Purchase this article with an account.
Emmanuel Buys, Yu-Chieh Ko, Clemens Alt, Haiyan Gong, Peter Brouckaert, Janey Wiggs, Meredith Gregory-Ksander, Louis Pasquale, Kenneth Bloch, Bruce Ksander; Soluble guanylate cyclase: an emerging therapeutic target in open angle glaucoma. Invest. Ophthalmol. Vis. Sci. 2013;54(15):1609.
Download citation file:
© ARVO (1962-2015); The Authors (2016-present)
Primary open angle glaucoma (POAG) is a leading cause of blindness. Available therapies offer incomplete protection. The molecular signaling involved in the pathogenesis of POAG remains unknown. Here, we identify the nitric oxide (NO) receptor soluble guanylate cyclase (sGC) as a key enzyme in the etiology of POAG, using a novel murine gene knockout model and genetic data from a subgroup of POAG patients.
Female wild-type (WT) mice and mice lacking the α1 subunit of sGC (sGCα1-/-) were studied. Thickness of the retinal nerve fiber layer (RNFL) was measured via spectral domain optical coherence tomography (SD-OCT). Retinal ganglion cells (RGCs) and optic nerve axons were detected histochemically and counted. Morphology of the iridocorneal angle was examined by light microscopy, ultrasound biomicroscopy, and SD-OCT. Intraocular pressure (IOP) was measured serially with a TonoLab-Tonometer. Retinal arterial function was assessed via in vivo laser ophthalmoscopy. POAG cases and controls from the Glaucoma Genes and Environment (GLAUGEN) study were studied for their association with genetic variants in the sGC locus.
Age-dependent thinning of the RNFL and loss of RGC’s and optic nerve axons in the context of an open iridocorneal angle was observed in sGCα1-/- but not age-matched WT mice. The optic neuropathy associated with sGCα1-deficiency was accompanied by a modest (~2mmHg) and age-dependent increase in IOP and by retinal artery dysfunction. A candidate gene association study of POAG with paracentral vision loss, a POAG subtype thought to be associated with vascular dysregulation, identified a variant in the locus containing the genes encoding the α1 and β1 subunits of sGC. Together, these results highlight the relevance of sGC (and our animal model) in the pathogenesis of POAG.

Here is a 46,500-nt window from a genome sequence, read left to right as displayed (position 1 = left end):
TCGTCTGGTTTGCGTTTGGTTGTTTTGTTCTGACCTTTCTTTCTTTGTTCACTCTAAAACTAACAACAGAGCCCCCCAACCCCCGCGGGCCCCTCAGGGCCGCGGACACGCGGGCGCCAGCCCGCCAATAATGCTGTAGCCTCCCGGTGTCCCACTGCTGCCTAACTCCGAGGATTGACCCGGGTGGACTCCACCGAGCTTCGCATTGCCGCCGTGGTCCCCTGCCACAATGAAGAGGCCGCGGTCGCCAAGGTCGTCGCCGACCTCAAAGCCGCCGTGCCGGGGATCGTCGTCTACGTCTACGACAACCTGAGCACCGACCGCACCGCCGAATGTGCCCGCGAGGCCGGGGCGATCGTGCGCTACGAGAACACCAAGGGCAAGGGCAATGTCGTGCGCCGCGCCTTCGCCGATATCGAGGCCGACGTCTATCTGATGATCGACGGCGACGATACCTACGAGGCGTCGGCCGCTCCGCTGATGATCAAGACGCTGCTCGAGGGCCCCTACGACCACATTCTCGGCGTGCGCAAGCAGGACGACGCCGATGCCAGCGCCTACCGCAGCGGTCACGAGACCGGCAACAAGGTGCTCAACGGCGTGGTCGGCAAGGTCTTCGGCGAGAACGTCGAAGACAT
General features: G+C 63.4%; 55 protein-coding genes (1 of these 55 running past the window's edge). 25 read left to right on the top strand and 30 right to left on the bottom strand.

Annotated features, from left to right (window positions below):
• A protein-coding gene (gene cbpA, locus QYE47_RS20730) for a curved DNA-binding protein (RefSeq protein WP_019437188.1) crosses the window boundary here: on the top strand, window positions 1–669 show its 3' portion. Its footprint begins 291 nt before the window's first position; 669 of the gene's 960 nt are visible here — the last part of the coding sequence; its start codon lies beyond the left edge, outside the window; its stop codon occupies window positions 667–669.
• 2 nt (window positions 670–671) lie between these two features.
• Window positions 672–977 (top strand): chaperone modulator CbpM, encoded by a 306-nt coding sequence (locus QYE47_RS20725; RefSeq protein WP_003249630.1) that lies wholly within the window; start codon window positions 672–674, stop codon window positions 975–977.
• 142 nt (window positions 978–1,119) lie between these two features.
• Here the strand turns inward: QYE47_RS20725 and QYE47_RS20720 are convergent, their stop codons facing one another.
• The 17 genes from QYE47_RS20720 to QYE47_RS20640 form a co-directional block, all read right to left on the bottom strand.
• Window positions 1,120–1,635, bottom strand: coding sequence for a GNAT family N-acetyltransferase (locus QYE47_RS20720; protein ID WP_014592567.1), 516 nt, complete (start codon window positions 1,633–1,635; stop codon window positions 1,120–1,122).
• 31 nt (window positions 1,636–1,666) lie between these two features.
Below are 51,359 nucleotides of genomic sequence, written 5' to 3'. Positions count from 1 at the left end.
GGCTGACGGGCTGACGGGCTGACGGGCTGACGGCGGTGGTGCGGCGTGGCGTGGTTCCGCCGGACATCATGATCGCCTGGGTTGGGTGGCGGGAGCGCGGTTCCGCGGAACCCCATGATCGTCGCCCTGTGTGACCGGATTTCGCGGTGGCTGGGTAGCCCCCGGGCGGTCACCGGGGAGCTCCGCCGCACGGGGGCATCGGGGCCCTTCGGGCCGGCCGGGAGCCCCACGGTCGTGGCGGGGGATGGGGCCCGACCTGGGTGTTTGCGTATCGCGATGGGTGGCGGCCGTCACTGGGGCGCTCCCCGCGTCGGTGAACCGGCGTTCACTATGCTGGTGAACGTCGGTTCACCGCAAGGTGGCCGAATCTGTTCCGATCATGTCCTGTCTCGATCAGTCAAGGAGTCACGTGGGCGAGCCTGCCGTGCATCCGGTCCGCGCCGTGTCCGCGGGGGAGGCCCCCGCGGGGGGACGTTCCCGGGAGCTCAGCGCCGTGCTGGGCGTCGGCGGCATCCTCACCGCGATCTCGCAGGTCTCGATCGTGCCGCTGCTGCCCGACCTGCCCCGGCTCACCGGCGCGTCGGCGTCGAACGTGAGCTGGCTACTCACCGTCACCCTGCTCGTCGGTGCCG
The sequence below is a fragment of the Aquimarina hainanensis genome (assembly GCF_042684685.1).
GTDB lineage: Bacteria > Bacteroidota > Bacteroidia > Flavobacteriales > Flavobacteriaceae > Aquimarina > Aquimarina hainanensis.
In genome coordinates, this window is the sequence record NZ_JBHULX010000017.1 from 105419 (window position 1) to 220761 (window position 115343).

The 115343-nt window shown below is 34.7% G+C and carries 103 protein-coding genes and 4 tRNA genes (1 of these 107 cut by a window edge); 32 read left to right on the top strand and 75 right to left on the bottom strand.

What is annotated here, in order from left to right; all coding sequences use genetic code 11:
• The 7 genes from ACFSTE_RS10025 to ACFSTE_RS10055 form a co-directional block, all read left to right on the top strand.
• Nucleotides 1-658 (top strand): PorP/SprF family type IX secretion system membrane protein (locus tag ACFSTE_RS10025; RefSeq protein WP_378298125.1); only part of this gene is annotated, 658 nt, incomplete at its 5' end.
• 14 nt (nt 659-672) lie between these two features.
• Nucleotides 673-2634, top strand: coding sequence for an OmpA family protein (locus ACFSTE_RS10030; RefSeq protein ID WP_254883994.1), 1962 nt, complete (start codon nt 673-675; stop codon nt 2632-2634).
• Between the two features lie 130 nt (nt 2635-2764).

This study provides new insights into the pathogenesis and genetics of POAG and represents a paradigm shift in POAG research. Our findings suggest that therapies that do not focus on lowering IOP (e.g. targeting retinal vascular dysfunction) constitute a complementary approach to treating POAG. In addition, our observations unequivocally identify perturbation of a well-characterized signaling pathway (NO-cGMP signaling) as a key mechanism in the etiology of POAG. Identifying sGC as a potential therapeutic target for POAG may inform the clinical development of existing cGMP-elevating therapeutic compounds.
This PDF is available to Subscribers Only